Toxic Relationships

February 14th just passed and we all know what that means: Valentine’s Day. Although my wife and I don’t celebrate Valentine’s Day, we know many people do. People rush to buy things for their significant other: flowers, candy, and jewelry and while it brings happiness to some, it can bring sadness to others. Feelings of being left out can creep in so much that some people get into unhealthy relationships just to experience the feelings of temporary and momentary happiness that goes beyond just Valentine’s Day.

These unhealthy relationships can be toxic. A toxic relationship is one that can become dangerous. It isn’t necessarily physically abusive, but it can be hazardous to your emotional and mental health. The word toxic means “anything containing poisonous material capable of causing serious sickness or even death.” A toxic relationship can drain the life out of a person and leave them worse off than when they got into it.

One of the most evident examples of a toxic relationship in the Bible is with Samson. Samson was a man of great strength who married a woman named Delilah. His enemies wanted to know the source of his strength so they could weaken him. They sought Delilah for his secret. She agreed and when she finally got the answer from Samson, she told it to his enemies. They were able to seize him and with his strength gone, he was under their control. Because of his relationship with Delilah, he was made weaker and suffered the consequences of it. It was unfortunate for him, but all the signs were there. There are many ways to tell if a relationship is toxic or not, but some of the main ones are:

  • A toxic relationship keeps you unproductive.
  • A toxic relationship makes you weaker.
  • A toxic relationship leaves you worse than when it started.

Healthy relationships do the exact opposite. When you’re in a healthy relationship, you are more productive. The other person talks about ideas, not people. They call you higher. Healthy relationships make you stronger. Even when it is uncomfortable, the other person stretches you and causes you to grow. Because of this, they leave you better than when you met them. They see things in you that you may not even see in yourself and cause you to rise to that higher version of yourself.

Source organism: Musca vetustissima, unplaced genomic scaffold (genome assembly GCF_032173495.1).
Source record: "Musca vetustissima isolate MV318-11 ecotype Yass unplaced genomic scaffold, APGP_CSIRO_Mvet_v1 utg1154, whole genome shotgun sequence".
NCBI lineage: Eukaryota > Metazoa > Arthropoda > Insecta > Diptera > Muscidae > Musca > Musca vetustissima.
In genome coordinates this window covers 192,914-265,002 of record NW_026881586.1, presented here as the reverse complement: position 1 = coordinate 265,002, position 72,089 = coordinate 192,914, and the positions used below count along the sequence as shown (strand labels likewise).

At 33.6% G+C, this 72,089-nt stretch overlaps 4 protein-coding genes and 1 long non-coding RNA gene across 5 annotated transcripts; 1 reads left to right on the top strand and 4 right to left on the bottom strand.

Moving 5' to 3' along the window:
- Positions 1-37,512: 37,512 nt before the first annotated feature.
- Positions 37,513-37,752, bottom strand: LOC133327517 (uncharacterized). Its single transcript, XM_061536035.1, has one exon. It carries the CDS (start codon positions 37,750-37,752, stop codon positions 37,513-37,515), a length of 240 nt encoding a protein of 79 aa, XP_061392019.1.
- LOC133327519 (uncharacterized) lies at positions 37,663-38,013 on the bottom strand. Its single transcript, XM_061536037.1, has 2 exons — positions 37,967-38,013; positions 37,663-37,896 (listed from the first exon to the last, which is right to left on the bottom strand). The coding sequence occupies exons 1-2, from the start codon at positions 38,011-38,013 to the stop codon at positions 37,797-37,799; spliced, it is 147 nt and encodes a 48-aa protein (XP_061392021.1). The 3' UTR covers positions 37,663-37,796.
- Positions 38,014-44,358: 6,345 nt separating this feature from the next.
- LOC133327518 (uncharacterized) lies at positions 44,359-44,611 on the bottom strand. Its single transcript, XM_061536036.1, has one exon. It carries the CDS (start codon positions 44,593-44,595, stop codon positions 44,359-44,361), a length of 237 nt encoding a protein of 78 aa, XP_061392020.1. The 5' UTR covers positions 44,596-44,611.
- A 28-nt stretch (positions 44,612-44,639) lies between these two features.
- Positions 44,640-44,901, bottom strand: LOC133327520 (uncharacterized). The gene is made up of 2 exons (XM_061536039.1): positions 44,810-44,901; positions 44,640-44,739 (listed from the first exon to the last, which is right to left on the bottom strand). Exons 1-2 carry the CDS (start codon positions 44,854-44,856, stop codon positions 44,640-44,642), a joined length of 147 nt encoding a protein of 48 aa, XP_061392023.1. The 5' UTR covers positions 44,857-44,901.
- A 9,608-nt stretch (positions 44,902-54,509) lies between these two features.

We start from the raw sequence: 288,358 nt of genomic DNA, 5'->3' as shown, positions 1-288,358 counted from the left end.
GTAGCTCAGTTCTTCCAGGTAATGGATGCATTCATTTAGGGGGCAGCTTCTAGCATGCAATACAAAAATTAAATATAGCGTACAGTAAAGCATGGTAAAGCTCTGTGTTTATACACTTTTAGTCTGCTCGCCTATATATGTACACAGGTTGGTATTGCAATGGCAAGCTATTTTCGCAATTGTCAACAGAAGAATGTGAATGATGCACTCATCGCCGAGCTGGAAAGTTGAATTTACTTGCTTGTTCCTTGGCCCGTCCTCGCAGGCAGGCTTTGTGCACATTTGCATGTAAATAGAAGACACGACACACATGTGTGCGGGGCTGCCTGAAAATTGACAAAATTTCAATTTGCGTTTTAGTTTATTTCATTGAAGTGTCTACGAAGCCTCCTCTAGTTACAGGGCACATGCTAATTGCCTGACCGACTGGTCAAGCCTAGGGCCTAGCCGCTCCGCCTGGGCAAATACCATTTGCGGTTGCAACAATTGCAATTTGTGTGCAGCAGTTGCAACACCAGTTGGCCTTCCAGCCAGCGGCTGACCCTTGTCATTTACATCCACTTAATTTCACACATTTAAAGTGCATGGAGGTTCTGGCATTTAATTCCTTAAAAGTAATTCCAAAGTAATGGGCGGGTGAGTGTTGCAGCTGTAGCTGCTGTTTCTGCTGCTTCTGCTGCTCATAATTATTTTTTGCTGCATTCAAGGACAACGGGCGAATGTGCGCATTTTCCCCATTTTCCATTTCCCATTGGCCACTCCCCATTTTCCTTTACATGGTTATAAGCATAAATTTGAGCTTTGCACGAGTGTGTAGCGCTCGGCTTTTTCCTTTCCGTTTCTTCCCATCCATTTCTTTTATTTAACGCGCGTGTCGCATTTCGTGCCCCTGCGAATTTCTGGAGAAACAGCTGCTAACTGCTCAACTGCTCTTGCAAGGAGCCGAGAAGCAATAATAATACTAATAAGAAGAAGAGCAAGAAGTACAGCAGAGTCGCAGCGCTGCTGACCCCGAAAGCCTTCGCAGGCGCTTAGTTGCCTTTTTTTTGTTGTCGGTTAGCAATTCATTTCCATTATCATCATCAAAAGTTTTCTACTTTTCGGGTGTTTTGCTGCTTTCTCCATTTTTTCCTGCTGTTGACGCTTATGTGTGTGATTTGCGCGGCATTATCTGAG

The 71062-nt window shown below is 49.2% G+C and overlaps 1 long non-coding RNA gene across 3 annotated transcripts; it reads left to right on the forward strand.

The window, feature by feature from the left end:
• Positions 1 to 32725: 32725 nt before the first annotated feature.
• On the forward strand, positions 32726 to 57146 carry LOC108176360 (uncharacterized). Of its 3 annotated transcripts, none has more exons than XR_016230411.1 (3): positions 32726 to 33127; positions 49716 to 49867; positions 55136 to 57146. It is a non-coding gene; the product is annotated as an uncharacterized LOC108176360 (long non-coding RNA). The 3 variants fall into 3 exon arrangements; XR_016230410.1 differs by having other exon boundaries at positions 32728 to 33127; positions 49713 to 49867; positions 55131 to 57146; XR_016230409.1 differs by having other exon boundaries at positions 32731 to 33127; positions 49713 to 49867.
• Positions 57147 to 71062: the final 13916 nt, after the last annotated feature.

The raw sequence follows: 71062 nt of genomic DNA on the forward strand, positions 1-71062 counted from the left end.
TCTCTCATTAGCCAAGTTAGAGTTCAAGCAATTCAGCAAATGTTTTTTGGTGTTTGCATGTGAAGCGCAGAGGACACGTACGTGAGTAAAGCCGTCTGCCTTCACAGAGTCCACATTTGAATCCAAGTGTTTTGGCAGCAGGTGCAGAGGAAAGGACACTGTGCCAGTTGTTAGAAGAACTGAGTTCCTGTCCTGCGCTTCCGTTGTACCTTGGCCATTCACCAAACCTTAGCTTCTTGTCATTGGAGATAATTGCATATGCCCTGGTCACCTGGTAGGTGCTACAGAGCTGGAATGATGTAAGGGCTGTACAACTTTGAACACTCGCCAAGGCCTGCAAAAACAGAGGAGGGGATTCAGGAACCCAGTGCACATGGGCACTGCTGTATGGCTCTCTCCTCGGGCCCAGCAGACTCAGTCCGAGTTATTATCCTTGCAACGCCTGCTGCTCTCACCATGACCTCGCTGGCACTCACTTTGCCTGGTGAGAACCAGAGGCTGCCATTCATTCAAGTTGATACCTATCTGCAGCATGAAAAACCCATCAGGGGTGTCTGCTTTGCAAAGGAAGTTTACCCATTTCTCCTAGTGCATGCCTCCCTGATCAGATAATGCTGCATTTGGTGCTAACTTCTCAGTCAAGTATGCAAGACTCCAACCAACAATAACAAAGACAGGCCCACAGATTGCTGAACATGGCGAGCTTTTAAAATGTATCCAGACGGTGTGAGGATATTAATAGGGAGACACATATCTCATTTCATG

Healthy relationships don’t just pertain to husband-wife, boyfriend-girlfriend romantic relationships. A relationship can be healthy or toxic with friends or family, too. If you find yourself in a toxic relationship, the first step is to confront the person. (This does not apply if your life is in danger. If this is the case, you should get out immediately). Any relationship, good or bad, has the potential to turn into a toxic one if not maintained properly. During the confrontation, create the right environment and communicate how you feel. Confrontation doesn’t mean you have to be combative or argumentative. It just means that you’re addressing an issue in an attempt to come to a resolve. After the conversation, you choose how to move forward if the relationship should continue.

We’re all made and built for relationships. It’s how we’re wired. It’s an innate desire we all have. In our rush to get into relationships, it’s important to pause and think: Does this relationship make me feel energized or drained? Am I loved and accepted by this person? Do I feel good about myself when I’m around them? Do we share the same values? Relationships are a wonderful thing when they are done the right way. Soulful connections require an investment of time and energy, but when they are done with the right people, it is all worth it.

 

For more on toxic relationships, how to identify one, and how to move forward, be sure to pick up a copy of “Toxic Relationships” in the Revolution Bookstore!

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